1. Computers
  2. Display Drivers
  3. Graphics Cards
  4. Memory
  5. Motherboards
  6. Processors
  7. Software
  8. Storage
  9. Operating Systems


Facebook RSS Twitter Twitter Google Plus


Phoronix Test Suite

OpenBenchmarking.org

A Newbie's Guide To RandR 1.2

Michael Larabel

Published on 26 November 2007
Written by Michael Larabel
Page 1 of 3 - 11 Comments

Recently there has been much talk about RandR 1.2 support with RadeonHD and Nouveau (among other drivers), and as a result we have been asked many times now "what is RandR, and why do I care?" Well, RandR is the "Resize and Rotate" extension in X.Org and the v1.2 update introduces new functionality such as dynamic hot-plugging support for display devices. To help those who may be new to Linux or just never took advantage of this X.Org technology, we have written a brief guide with some of the RandR basics.

As was mentioned in the introduction, RandR stands for Resize and Rotate. The RandR extension itself isn't new, with the original X Resize and Rotate Extension being drafted back in 2001, but RandR 1.2 had only premiered with X Server 1.3. Some of the common free software drivers that support RandR 1.2 include Nouveau, nv, xf86-video-ati, Avivo, and last but not least RadeonHD. Keith Packard does most of the RandR work, and the first open-source driver to support this updated extension was the open-source Intel driver. RandR 1.2 requires support from the X server as well as the driver supporting the extension specification, and then the system must have the Xrandr library.

While the most common way to control the RandR environment is through the xrandr CLI utility, there are several graphical-based programs for controlling RandR 1.2. One of the newest utilities to boast RandR 1.2 support is displayconfig-gtk from Ubuntu, while others include grandr (GTK+ interface), URandR (PyGTK interface), and in KDE 4.0 there will be support via KControl. If you are new to Linux or RandR usage, if you have a GUI utility available that would likely be your easiest solution. The usage in this guide is for those using the command-line xrandr utility.

Among the RandR features accessible through xrandr is for changing the resolution of the screen, rotating the screen, changing the DPI value and refresh rate of a monitor, and reflecting the screen over an axis. To the death of Xinerama, configuring all display devices and dynamically enabling or disabling them without restarting the X server can be done through xrandr / RandR 1.2. Aside from ensuring that the proper driver is loaded, you don't need to touch the xorg.conf when dealing with RandR nor should you need root access.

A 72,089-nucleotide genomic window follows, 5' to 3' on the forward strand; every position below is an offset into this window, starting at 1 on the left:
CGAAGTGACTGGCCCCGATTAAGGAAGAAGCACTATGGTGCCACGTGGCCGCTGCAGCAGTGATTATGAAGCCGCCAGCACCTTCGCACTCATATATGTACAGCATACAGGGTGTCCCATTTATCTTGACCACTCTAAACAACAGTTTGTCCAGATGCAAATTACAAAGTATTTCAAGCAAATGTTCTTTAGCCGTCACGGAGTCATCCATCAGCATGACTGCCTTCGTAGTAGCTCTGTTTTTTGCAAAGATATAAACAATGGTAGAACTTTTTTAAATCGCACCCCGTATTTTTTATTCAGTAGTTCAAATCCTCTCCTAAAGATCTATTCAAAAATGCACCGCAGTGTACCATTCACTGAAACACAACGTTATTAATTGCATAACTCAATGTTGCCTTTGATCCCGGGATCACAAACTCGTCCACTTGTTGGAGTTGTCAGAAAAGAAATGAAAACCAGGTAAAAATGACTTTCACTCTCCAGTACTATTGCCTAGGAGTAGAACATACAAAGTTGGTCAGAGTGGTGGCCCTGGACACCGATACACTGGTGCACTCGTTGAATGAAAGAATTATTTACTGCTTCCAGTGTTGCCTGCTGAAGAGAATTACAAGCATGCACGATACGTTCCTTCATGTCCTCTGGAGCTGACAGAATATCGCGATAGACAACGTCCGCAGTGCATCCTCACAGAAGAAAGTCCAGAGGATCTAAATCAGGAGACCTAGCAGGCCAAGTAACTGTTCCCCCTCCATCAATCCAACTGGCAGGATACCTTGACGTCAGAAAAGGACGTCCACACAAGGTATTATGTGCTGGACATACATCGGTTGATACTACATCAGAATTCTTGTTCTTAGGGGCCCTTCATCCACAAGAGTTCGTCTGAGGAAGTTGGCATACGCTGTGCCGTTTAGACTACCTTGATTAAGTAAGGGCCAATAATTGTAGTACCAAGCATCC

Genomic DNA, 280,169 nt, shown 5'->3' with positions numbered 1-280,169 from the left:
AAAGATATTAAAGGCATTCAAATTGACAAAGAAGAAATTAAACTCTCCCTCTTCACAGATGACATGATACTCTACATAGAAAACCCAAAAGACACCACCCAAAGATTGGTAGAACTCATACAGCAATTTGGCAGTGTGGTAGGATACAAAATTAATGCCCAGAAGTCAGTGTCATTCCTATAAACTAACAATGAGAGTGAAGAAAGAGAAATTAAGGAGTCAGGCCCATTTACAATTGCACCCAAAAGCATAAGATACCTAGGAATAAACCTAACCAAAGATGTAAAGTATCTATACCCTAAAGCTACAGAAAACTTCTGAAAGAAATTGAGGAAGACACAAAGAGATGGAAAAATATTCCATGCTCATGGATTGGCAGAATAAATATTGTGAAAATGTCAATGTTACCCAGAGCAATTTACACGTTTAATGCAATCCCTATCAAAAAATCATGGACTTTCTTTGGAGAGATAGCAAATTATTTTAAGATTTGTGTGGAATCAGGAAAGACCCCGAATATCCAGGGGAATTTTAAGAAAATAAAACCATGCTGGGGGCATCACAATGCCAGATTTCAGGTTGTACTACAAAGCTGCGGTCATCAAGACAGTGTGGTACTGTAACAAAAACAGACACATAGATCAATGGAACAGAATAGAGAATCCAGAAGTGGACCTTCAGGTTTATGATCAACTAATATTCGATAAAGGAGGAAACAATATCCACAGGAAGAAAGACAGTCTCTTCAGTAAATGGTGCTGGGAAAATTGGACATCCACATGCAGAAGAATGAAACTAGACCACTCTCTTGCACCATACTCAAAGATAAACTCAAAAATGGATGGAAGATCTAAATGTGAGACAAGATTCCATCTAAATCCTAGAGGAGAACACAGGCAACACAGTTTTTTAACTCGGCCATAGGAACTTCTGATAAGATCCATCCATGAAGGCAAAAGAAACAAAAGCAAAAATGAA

<< Previous Page
1
Latest Linux Hardware Reviews
  1. Intel Xeon E5-1680 v3 & E5-2687W v3 Compared To The Core i7 5960X On Linux
  2. Intel 120GB 530 Series SSD Linux Performance
  3. Btrfs/EXT4/XFS/F2FS RAID 0/1/5/6/10 Linux Benchmarks On Four SSDs
  4. AMD's Windows Catalyst Driver Remains Largely Faster Than Linux Drivers
Latest Linux Articles
  1. NVIDIA vs. Nouveau Drivers With Linux 3.18 + Mesa 10.4-devel
  2. Is The Open-Source NVIDIA Driver Fast Enough For Steam On Linux Gaming?
  3. Linux 3.18 File-System Performance Minimally Changed But Possible Regressions
  4. AMD Radeon Gallium3D Is Catching Up & Sometimes Beating Catalyst On Linux
Latest Linux News
  1. VirtualBox 4.3.20 Arrives, Still No Sign Of VirtualBox 4.4
  2. Scientific Linux 6.6 vs. Scientific Linux 7.0 Benchmarks
  3. Qualcomm Looks To Get Into The ARM Server Business
  4. HHVM 3.4 Adds New Features, Support
  5. More Radeon Driver Changes Queued For Linux 3.19
  6. Unigine 2.0 Alpha 2 Adds C# Support
  7. FFmpeg Is Returning To Ubuntu With 15.04 Release
  8. Linux Version Of Civilization: Beyond Earth Still Coming Along
  9. Yahoo To Become Default Search Provider For Firefox
  10. Better Fan Control Support Coming To The Open-Source Radeon Driver
Latest Forum Discussions
  1. Updated and Optimized Ubuntu Free Graphics Drivers
  2. Debian Init System Coupling Vote Results
  3. Debian Developer Resigns From The Systemd Maintainership Team
  4. Ubuntu Developers Still Thinking What To Do About Adobe Flash Support
  5. How to get rid of Linux
  6. how to configure module phoromatic ?
  7. Major Performance Breakthrough Discovered For Intel's Mesa Driver
  8. Script for Fan Speed Control